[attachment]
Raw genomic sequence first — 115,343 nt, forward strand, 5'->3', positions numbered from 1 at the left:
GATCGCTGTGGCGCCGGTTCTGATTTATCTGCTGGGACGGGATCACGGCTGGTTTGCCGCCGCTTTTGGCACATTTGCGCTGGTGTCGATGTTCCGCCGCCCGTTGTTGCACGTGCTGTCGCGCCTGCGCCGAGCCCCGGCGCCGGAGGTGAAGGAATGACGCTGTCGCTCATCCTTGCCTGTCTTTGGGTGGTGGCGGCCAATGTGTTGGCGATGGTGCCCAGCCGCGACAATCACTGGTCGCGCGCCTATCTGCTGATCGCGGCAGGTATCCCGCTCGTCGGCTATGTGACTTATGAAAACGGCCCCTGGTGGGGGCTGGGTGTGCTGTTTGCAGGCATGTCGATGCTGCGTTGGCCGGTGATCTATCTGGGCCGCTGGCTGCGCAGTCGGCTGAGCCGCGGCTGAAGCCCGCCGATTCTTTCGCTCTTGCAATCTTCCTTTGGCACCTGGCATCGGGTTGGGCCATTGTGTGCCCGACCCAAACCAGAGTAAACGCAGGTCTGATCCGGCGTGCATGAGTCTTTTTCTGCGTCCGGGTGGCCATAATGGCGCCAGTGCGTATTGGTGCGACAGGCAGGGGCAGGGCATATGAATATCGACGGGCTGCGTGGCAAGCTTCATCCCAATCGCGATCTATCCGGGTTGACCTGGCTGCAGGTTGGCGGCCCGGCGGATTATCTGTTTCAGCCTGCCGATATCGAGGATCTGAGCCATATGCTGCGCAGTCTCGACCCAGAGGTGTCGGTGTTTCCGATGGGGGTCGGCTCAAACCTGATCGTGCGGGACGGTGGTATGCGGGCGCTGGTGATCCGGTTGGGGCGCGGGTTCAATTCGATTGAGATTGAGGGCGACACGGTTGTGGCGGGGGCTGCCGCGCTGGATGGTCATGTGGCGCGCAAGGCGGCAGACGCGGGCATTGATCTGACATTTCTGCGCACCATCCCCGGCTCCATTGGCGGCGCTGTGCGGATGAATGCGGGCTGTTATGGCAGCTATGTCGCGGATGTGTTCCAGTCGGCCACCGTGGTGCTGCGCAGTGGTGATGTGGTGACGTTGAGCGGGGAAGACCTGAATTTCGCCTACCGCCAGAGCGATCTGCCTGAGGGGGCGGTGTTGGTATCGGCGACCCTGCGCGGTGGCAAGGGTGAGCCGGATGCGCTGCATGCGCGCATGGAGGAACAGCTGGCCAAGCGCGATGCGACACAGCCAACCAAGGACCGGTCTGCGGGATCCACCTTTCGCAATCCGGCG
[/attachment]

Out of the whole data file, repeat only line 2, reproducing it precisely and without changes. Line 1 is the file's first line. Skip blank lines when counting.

GATCGCTGTGGCGCCGGTTCTGATTTATCTGCTGGGACGGGATCACGGCTGGTTTGCCGCCGCTTTTGGCACATTTGCGCTGGTGTCGATGTTCCGCCGCCCGTTGTTGCACGTGCTGTCGCGCCTGCGCCGAGCCCCGGCGCCGGAGGTGAAGGAATGACGCTGTCGCTCATCCTTGCCTGTCTTTGGGTGGTGGCGGCCAATGTGTTGGCGATGGTGCCCAGCCGCGACAATCACTGGTCGCGCGCCTATCTGCTGATCGCGGCAGGTATCCCGCTCGTCGGCTATGTGACTTATGAAAACGGCCCCTGGTGGGGGCTGGGTGTGCTGTTTGCAGGCATGTCGATGCTGCGTTGGCCGGTGATCTATCTGGGCCGCTGGCTGCGCAGTCGGCTGAGCCGCGGCTGAAGCCCGCCGATTCTTTCGCTCTTGCAATCTTCCTTTGGCACCTGGCATCGGGTTGGGCCATTGTGTGCCCGACCCAAACCAGAGTAAACGCAGGTCTGATCCGGCGTGCATGAGTCTTTTTCTGCGTCCGGGTGGCCATAATGGCGCCAGTGCGTATTGGTGCGACAGGCAGGGGCAGGGCATATGAATATCGACGGGCTGCGTGGCAAGCTTCATCCCAATCGCGATCTATCCGGGTTGACCTGGCTGCAGGTTGGCGGCCCGGCGGATTATCTGTTTCAGCCTGCCGATATCGAGGATCTGAGCCATATGCTGCGCAGTCTCGACCCAGAGGTGTCGGTGTTTCCGATGGGGGTCGGCTCAAACCTGATCGTGCGGGACGGTGGTATGCGGGCGCTGGTGATCCGGTTGGGGCGCGGGTTCAATTCGATTGAGATTGAGGGCGACACGGTTGTGGCGGGGGCTGCCGCGCTGGATGGTCATGTGGCGCGCAAGGCGGCAGACGCGGGCATTGATCTGACATTTCTGCGCACCATCCCCGGCTCCATTGGCGGCGCTGTGCGGATGAATGCGGGCTGTTATGGCAGCTATGTCGCGGATGTGTTCCAGTCGGCCACCGTGGTGCTGCGCAGTGGTGATGTGGTGACGTTGAGCGGGGAAGACCTGAATTTCGCCTACCGCCAGAGCGATCTGCCTGAGGGGGCGGTGTTGGTATCGGCGACCCTGCGCGGTGGCAAGGGTGAGCCGGATGCGCTGCATGCGCGCATGGAGGAACAGCTGGCCAAGCGCGATGCGACACAGCCAACCAAGGACCGGTCTGCGGGATCCACCTTTCGCAATCCGGCG